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Recommendations for fluid management of adults with sepsis in sub-Saharan Africa: a systematic review of guidelines
Critical Care volume 24, Article number: 286 (2020)
Sepsis guidelines are widely used in high-income countries and intravenous fluids are an important supportive treatment modality. However, fluids have been harmful in intervention trials in low-income countries, most notably in sub-Saharan Africa. We assessed the relevance, quality and applicability of available guidelines for the fluid management of adult patients with sepsis in this region.
We identified sepsis guidelines by systematic review with broad search terms, duplicate screening and data extraction. We included peer-reviewed publications with explicit relevance to sepsis and fluid therapy. We excluded those designed exclusively for specific aetiologies of sepsis, for limited geographic locations, or for non-adult populations. We used the AGREE II tool to assess the quality of guideline development, performed a narrative synthesis and used theoretical case scenarios to assess practical applicability to everyday clinical practice in resource-constrained settings.
Published sepsis guidelines are heterogeneous in sepsis definition and in quality: 8/10 guidelines had significant deficits in applicability, particularly with reference to resource considerations in low-income settings. Indications for intravenous fluid were hypotension (8/10), clinical markers of hypoperfusion (6/10) and lactataemia (3/10). Crystalloids were overwhelmingly recommended (9/10). Suggested volumes varied; 5/10 explicitly recommended “fluid challenges” with reassessment, totalling between 1 L and 4 L during initial resuscitation. Fluid balance, including later de-escalation of therapy, was not specifically described in any. Norepinephrine was the preferred initial vasopressor (5/10), specifically targeted to MAP > 65 mmHg (3/10), with higher values suggested in pre-existing hypertension (1/10). Recommendations for guidelines were almost universally derived from evidence in high-income countries. None of the guidelines suggested any refinement for patients with malnutrition.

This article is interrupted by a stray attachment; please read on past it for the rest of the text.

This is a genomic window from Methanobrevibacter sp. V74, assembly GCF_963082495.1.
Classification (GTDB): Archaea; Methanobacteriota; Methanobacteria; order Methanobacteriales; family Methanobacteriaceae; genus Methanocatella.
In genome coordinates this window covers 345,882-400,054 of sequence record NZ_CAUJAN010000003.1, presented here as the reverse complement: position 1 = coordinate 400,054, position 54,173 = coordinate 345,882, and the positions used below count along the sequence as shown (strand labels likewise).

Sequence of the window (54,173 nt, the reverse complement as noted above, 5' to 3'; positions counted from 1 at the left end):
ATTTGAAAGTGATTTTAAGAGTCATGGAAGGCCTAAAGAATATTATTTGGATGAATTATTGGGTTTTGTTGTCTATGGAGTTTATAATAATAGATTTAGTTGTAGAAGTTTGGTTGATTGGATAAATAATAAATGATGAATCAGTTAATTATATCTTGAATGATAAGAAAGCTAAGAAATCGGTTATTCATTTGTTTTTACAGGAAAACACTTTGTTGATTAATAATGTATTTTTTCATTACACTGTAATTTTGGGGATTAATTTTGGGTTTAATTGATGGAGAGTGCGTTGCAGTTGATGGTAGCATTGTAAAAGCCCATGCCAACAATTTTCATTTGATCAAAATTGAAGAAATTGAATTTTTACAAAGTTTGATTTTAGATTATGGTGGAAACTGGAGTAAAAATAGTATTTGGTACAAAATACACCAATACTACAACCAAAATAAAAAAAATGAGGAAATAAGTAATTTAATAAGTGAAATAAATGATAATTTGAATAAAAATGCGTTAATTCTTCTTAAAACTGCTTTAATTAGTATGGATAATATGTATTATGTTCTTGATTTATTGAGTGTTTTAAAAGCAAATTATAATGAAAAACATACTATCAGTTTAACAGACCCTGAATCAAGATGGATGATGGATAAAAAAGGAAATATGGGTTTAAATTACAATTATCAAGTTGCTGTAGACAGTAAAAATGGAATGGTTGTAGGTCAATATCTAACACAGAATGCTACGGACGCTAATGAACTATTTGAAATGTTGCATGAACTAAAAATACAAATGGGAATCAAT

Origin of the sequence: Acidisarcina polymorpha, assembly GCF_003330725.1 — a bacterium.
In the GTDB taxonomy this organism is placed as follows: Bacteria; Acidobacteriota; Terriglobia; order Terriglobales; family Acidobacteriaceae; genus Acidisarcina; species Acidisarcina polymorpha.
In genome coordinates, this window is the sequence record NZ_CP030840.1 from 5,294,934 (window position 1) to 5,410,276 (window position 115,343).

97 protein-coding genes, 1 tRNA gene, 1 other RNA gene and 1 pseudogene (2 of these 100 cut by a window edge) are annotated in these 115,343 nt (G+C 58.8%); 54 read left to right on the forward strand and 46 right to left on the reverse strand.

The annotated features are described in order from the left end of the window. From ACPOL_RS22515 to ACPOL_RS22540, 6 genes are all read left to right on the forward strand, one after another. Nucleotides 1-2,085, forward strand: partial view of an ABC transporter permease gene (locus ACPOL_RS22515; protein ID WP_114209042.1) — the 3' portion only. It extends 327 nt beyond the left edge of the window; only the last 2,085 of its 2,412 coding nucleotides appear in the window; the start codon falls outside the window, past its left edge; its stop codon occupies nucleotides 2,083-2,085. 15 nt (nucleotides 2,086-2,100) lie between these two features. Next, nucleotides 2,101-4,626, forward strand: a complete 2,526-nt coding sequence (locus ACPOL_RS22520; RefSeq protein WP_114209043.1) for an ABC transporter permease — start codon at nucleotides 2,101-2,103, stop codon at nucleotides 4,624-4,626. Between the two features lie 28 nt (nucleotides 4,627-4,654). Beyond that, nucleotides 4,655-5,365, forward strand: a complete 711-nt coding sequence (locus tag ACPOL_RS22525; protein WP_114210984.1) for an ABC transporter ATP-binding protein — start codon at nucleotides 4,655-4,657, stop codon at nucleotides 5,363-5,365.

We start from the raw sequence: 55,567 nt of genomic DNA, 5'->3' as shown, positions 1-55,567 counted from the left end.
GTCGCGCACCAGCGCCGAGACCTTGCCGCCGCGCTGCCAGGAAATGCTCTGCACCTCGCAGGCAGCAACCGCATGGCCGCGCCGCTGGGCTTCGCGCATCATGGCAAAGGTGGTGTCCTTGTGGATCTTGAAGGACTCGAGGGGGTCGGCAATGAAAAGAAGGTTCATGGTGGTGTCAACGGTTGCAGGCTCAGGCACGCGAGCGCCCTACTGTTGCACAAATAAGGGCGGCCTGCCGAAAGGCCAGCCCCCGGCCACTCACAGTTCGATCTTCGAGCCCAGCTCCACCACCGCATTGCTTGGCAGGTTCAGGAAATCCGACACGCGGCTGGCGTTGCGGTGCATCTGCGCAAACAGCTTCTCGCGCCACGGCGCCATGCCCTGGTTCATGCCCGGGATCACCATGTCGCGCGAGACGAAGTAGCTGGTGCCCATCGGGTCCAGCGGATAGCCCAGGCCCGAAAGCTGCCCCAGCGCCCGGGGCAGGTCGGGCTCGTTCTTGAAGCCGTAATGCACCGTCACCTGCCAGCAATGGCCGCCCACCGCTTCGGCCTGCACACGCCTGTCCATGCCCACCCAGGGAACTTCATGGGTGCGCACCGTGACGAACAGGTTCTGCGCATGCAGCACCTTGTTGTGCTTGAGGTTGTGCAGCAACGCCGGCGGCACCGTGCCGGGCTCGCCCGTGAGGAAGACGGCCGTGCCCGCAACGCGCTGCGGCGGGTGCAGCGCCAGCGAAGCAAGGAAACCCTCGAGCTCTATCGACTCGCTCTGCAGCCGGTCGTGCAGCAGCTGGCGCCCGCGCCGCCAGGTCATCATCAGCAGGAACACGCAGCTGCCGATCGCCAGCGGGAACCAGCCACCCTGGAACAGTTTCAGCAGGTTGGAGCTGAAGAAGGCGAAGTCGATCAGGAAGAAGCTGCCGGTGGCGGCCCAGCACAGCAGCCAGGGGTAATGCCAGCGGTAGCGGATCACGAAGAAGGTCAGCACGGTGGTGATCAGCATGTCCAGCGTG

Widely used international guidelines contain disparate recommendations on intravenous fluid use, lack specificity and are largely unattainable in low-income countries given available resources. A relative lack of high-quality evidence from sub-Saharan Africa increases reliance on recommendations which may not be relevant or implementable.